Trump Using Twitter is a National Security Risk
By Duane Thresher, Ph.D. February 8, 2018
There has been a lot of condemnation of President Trump using Twitter, but mostly by his opposition because he has used it so successfully. No IT expert thought has been given to whether Trump using Twitter is a national security risk. CIA Director Mike Pompeo has said that Trump's use of Twitter is not a national security risk. Unfortunately, and with all due respect, IT incompetence is rampant in government and business and analysis by an IT expert gives the opposite answer: Trump using Twitter is a national security risk. It is imperative however that President Trump be able to speak directly to the people, since not being able to is a national security risk itself, so a Twitter alternative is required.
Whatever appears on Twitter from Trump's account, @realDonaldTrump, has extreme and immediate believability the world over. It is well-known that Trump uses Twitter -- he currently has 47.5 million followers, some of them probably heads of state and other higher-ups in foreign governments.
In January 2018 in Hawaii there was an alert of an intercontinental ballistic missile (ICBM) attack. It was false (caused by IT incompetence) but believable because North Korea has credibly threatened exactly that, using nuclear warheads. The false alert was quickly and widely spread -- and believed -- by Twitter, through accounts with a lot less credibility than @realDonaldTrump. Miraculously, no one was killed due to the false alert but Hawaii is a small state. Lots of people had the worst fright of their lives and thought they and their families were going to die in a nuclear holocaust. History shows that panic can be a weapon of mass destruction too.
What if someone hacked Trump's Twitter account and put out a nuclear ballistic missile alert for the entire United States? Or even falsely said the United States was launching its nuclear missiles against Russia, who could launch on warning their own nuclear missiles against the United States? A nuclear war due to a false warning was a major concern during the Cold War.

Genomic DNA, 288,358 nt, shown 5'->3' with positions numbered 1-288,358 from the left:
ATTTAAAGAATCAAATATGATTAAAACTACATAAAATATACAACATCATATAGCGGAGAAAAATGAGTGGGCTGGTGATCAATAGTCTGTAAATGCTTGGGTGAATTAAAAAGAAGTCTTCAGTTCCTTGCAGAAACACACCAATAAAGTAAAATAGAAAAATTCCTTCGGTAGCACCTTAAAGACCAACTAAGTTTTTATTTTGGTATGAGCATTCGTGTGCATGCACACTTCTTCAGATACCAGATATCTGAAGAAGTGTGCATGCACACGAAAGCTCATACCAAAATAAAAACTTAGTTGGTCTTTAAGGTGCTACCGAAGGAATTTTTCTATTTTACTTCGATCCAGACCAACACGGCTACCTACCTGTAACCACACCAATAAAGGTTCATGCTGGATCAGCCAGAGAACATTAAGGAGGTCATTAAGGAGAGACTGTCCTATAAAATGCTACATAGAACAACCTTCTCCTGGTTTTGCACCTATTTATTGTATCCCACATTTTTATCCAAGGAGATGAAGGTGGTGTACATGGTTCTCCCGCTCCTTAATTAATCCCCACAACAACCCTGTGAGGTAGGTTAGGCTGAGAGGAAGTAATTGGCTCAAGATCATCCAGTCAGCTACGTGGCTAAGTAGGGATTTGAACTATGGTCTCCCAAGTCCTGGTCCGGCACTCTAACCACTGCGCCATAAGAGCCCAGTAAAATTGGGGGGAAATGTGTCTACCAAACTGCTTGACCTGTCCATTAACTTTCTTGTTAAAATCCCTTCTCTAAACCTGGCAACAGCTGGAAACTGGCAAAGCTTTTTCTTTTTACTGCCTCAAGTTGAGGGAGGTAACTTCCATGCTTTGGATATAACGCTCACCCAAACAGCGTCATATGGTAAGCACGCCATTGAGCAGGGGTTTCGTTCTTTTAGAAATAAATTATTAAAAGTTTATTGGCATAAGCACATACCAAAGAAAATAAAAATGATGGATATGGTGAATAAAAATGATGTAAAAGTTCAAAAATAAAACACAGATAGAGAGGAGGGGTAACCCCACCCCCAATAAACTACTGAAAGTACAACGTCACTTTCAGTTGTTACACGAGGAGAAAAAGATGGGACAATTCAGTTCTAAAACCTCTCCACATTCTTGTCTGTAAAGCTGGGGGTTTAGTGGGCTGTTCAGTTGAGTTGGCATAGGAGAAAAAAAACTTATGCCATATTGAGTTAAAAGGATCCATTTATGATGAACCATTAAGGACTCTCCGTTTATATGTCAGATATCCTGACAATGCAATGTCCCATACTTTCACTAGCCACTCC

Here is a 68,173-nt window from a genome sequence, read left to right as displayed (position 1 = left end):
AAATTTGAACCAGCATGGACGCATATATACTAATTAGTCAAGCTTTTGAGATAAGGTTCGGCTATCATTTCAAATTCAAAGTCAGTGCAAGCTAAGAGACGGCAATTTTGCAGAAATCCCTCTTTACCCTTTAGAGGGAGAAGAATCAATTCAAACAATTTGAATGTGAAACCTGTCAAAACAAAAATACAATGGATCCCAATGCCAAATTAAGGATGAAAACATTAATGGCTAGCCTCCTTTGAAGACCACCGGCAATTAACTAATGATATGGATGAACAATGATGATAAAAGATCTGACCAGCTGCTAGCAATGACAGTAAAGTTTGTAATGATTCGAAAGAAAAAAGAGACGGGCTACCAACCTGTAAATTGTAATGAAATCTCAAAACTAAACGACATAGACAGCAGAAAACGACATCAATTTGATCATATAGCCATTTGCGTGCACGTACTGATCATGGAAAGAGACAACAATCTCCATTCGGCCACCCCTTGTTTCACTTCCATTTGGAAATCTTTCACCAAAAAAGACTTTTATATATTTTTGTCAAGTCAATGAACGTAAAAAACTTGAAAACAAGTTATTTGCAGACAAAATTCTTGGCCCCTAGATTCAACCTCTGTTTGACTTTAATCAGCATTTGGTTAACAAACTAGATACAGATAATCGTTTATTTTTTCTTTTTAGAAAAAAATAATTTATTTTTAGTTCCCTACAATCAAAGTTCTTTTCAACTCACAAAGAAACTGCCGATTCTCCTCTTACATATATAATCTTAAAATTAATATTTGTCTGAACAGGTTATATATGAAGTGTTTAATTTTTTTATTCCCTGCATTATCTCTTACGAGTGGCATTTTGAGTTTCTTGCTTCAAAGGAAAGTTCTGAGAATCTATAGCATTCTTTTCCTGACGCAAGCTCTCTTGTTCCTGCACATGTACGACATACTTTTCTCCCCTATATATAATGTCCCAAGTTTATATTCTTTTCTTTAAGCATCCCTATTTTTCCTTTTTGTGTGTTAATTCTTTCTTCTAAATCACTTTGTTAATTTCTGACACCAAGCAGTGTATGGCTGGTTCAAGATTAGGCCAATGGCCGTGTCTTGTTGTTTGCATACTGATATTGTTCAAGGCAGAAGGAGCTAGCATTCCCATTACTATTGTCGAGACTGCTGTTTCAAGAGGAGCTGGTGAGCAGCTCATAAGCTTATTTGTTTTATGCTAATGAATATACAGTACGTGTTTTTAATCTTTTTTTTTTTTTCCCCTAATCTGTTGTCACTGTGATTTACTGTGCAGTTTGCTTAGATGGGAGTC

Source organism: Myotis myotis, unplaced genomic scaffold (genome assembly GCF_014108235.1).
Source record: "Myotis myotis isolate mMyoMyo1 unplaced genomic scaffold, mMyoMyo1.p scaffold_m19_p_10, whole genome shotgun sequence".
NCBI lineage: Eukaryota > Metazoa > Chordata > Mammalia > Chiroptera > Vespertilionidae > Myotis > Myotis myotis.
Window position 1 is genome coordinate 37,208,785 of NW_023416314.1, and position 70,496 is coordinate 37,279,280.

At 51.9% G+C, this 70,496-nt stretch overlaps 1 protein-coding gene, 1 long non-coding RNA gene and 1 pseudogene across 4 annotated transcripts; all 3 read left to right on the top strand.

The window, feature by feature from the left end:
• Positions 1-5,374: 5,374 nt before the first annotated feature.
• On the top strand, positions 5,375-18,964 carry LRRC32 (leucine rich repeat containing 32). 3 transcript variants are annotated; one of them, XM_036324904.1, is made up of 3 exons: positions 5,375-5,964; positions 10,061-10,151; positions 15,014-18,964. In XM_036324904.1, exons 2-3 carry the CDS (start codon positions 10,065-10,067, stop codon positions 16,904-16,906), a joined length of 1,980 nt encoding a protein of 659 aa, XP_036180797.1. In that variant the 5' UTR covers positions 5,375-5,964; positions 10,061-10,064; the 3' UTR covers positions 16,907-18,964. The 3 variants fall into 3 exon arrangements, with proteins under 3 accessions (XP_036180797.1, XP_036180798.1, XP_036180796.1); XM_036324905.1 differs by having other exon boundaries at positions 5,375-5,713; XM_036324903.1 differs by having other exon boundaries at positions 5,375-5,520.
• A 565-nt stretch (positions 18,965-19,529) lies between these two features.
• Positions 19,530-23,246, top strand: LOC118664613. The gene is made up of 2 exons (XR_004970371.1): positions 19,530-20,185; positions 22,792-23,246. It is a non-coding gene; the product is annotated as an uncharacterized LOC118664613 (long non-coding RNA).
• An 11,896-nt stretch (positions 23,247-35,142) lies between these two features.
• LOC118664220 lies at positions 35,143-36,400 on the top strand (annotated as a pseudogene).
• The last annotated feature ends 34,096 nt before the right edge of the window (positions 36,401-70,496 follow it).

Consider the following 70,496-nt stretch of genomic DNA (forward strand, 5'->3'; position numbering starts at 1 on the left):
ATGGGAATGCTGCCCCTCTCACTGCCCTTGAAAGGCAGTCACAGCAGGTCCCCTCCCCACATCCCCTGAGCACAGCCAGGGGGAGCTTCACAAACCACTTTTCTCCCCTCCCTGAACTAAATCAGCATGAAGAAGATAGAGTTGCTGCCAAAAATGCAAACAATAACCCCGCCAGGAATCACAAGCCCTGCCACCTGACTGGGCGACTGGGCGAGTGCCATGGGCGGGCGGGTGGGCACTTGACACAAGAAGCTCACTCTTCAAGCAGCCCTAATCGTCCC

Trump's Twitter account has a history of being hacked. It was "seriously hacked" in February 2013 before he was President, apparently such that someone could pretend to be him on Twitter, which today could cause the doomsday scenario just outlined.
Also in January 2018 two people President Trump follows on Twitter were hacked such that someone could pretend to be them. While such hackers couldn't pretend to be Trump they could pretend to be one of Trump's trusted advisors and get Trump to read their tweets, since you see tweets from people you follow on Twitter. Since high-level U.S. Government communication these days is via Twitter, a hacker might still be able to cause the doomsday scenario outlined.
Hacking is much easier when it's an inside job and who runs Twitter? Omid Kordestani is the Executive Chairman of Twitter. He was born and raised in Iran and said to still be a Muslim, who generally hate Trump (politically correct national security is no national security); he moved to California when he was 13. Kordestani is a former Google Senior Vice President, Chief Business Officer, and a special advisor to the CEO. As described in my last article, Google -- Illegal Competitor or National Security Threat, and about which I will write more, Google hates Trump and is itself a national security threat.
It is imperative that President Trump be able to speak directly to the people. Few people trust any news source of any political persuasion to honestly report what President Trump says and their biased misreporting is itself a national security threat, much like Trump using Twitter.
Some further big benefits: Trump's blog wouldn't have the character restrictions of Twitter. Of all people the President of the United States has to be able to make himself as clear as possible and not speak in shorthand. The Twitter character restrictions have had the effect of severely dumbing down public discourse. Through the web server logs the President would know how many people are following him, like on Twitter, but would also know where these people were really from, unlike Twitter where at best it is known where they say they are from.
Some non-disadvantages: Unlike a presidential candidate, the President of the United States does not have to worry about getting followers -- they will go where he is. And a web page can be as easily seen (and remembered) on any device, particularly a smartphone, as a Twitter page can; in fact, Twitter pages are web pages. A lot of tweets are just links to web pages. Further, there are ways to inform followers when a new blog entry is made, although this is probably not necessary given the frequency of President Trump's posts and how often followers would check anyway. Finally, it could be easily arranged that President Trump could still blog anytime from anywhere.
Apscitu Inc. could securely set up President Trump's blog. Unlike many providing IT services and consulting to U.S. government and business, Apscitu Inc. is a U.S. corporation and I am a U.S. citizen, born in the U.S.A. I was born on an Air Force ICBM base during the Cold War while my father, an Air Force officer, was manning a missile silo (plus a couple of years ago my wife, daughter and I lived among active silos in Montana), and I was raised on Air Force bases throughout the U.S. and the world. While I was at MIT I did some mathematical modeling of nuclear war scenarios with Russia. My years of work with U.S. Government supercomputers at NASA and ARSC, a Department of Defense facility, required clearance. My brother, a former police officer, is an ICE agent for the Department of Homeland Security.